"The media is out to impeach the president," seems to me to be a patently absurd statement in it's own right, without any commentary from me. But then, one man's absurdity is another man's gospel. Even leaving aside for the moment the points that a) Congress has the power to impeach, b) the media is made up of thousands of distinct voices of varying political stripes, and c) most of the networks and papers have been very careful about criticizing Bush up until the last few months, it's still a silly paranoid statement. The Times had the story before the last election. If they really wanted to skewer the President with it, I think they had ample opportunity to do so at that time.

                That line is where I simply judged that the author was too far gone to trust any of his claims as rational. Not that Powerline has a particularly strong record of rational thought.

                Furthermore, to spin the Italian arrests (which are quite frequent, given the comparatively large militant population there, of various factions) as somehow relevant to the NSA wiretapping scandal is an act of political desperation. The author is searching for any kind of justification for the President's illegal order. It's a BS argument.

                And finally, is anyone else as sick as I am of these whiny "articles" about how the news isn't covering a particular event the way the author would like them to? "OMG! The MSN isn't catering to my narrow political view of the universe! This is clearly a conspiracy against America!" If you have information or a viewpoint that adds something constructive to the news cycle, something that someone may have missed, by all means share it, but spare us the self-righteous outrage that someone in Altanta isn't looking up your personal ideological preferences when they send copy to the newsroom.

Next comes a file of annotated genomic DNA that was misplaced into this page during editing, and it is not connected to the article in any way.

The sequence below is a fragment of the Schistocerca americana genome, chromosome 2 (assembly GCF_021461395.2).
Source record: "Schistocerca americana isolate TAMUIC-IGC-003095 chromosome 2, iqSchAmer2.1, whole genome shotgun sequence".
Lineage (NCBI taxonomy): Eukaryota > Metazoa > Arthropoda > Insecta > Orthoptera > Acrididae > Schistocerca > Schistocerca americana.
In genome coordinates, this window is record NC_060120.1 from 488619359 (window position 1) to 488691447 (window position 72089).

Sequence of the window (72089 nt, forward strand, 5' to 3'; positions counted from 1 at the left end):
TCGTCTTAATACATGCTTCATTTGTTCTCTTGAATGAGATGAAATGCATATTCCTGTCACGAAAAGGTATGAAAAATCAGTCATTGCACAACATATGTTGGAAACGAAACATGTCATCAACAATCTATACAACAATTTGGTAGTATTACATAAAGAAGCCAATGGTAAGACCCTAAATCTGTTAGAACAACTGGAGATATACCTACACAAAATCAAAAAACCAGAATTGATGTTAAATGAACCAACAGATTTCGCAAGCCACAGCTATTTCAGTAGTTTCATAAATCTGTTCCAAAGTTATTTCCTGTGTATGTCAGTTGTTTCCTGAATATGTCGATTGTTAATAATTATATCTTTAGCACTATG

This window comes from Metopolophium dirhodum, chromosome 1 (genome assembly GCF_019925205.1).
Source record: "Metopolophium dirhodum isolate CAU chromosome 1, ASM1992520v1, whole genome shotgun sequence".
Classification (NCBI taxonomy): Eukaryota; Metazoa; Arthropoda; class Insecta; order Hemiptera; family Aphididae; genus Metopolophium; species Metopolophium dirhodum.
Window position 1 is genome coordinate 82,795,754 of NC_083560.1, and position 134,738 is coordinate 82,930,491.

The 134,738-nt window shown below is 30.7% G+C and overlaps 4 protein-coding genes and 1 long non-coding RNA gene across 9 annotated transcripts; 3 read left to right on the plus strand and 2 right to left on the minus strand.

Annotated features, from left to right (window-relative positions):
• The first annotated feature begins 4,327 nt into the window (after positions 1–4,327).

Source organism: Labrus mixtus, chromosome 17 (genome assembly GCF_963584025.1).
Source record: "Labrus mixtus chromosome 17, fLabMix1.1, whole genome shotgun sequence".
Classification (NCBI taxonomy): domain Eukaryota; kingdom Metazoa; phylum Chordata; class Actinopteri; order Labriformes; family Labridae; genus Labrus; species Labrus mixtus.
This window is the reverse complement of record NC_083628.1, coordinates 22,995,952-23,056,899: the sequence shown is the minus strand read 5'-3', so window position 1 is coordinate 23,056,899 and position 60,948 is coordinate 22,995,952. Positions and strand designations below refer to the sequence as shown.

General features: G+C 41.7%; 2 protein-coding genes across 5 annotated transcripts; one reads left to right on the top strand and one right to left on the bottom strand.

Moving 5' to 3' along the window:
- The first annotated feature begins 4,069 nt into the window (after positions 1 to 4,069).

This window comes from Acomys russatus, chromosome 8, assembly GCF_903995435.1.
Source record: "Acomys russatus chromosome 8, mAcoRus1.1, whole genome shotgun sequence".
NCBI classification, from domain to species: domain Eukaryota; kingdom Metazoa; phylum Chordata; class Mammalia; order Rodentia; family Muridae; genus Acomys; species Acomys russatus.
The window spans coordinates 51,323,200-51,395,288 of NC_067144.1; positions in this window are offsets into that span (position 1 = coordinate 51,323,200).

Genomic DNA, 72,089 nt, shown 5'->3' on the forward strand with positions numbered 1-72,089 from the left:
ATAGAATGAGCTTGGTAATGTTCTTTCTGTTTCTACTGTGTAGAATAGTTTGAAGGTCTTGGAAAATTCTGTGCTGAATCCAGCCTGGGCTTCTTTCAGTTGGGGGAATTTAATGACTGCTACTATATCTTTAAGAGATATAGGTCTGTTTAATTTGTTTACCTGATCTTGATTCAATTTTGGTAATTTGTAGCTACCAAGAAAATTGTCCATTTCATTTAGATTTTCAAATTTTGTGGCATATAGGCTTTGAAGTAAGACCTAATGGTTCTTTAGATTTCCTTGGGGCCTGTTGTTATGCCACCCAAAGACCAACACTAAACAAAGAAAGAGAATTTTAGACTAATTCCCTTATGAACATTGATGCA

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                • #9
                  Re: Meanwhile there's a war on

                  Better! And thank you.

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                  • #10
                    Re: Meanwhile there's a war on

                    Originally posted by leejo
                    This link between NSA big-brother tactics and this arrest is "Italian authorities recently announced that they had used wiretaps to uncover the conspiracy"...
                    Warrantless NSA wiretaps or standard-procedure Italian wiretaps? If it were the former then the blog article would have mentioned it because it would give their bias/conspiracy theory credibility.

                    Originally posted by leejo
                    and then the conspiracy element follows in the same quote: "...to conduct a series of major attacks inside the U.S. Italian Interior Minister Giuseppe Pisanu said the planned attacks would have targeted stadiums, ships and railway stations, and the terrorists' goal, he said, was to exceed the devastation caused by 9/11."
                    Ok, my mistake. The plans were in fact to attack the US so it would seem that US news should report it. The question is "why didn't they" but I'm not ready to jump to this blogger's conclusion (see above) without more information.

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                    • #11
                      Re: Meanwhile there's a war on

                      Originally posted by leejo
                      You don't see how it follows? This link between NSA big-brother tactics and this arrest is "Italian authorities recently announced that they had used wiretaps to uncover the conspiracy"...
                      I admit upfront that I am mostly ignorant of Italian law and surveilance requirements. So, I have to ask, were the wiretaps in Italy legal? Or were they secret/illegal like what people are going after Bush for?

                      I see no mention in the Power Line article of which is the case of the wiretaps in Italy. If they were done legally (according to Italian law), then it really has no bearing on the illegal wiretaps in the US. If they were illegal, it's just as silly. To quote an old saying about a bridge, "If Italy were to capture terrorists by killing suspected family members, would you do it too?"

                      I'm sure there's a thousand illegal things that we could do to catch terrorists. What should set us apart from the rest, however, is that we don't violate law in order to do so.
                      [squadl]
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                      • #12
                        Re: Meanwhile there's a war on

                        Originally posted by SmokingTarpan
                        I'm sure there's a thousand illegal things that we could do to catch terrorists. What should set us apart from the rest, however, is that we don't violate law in order to do so.
                        Can you tell me what law is broken by conducting this type surveillance on people for the purpose of national security (as opposed to doing it for a criminal case)?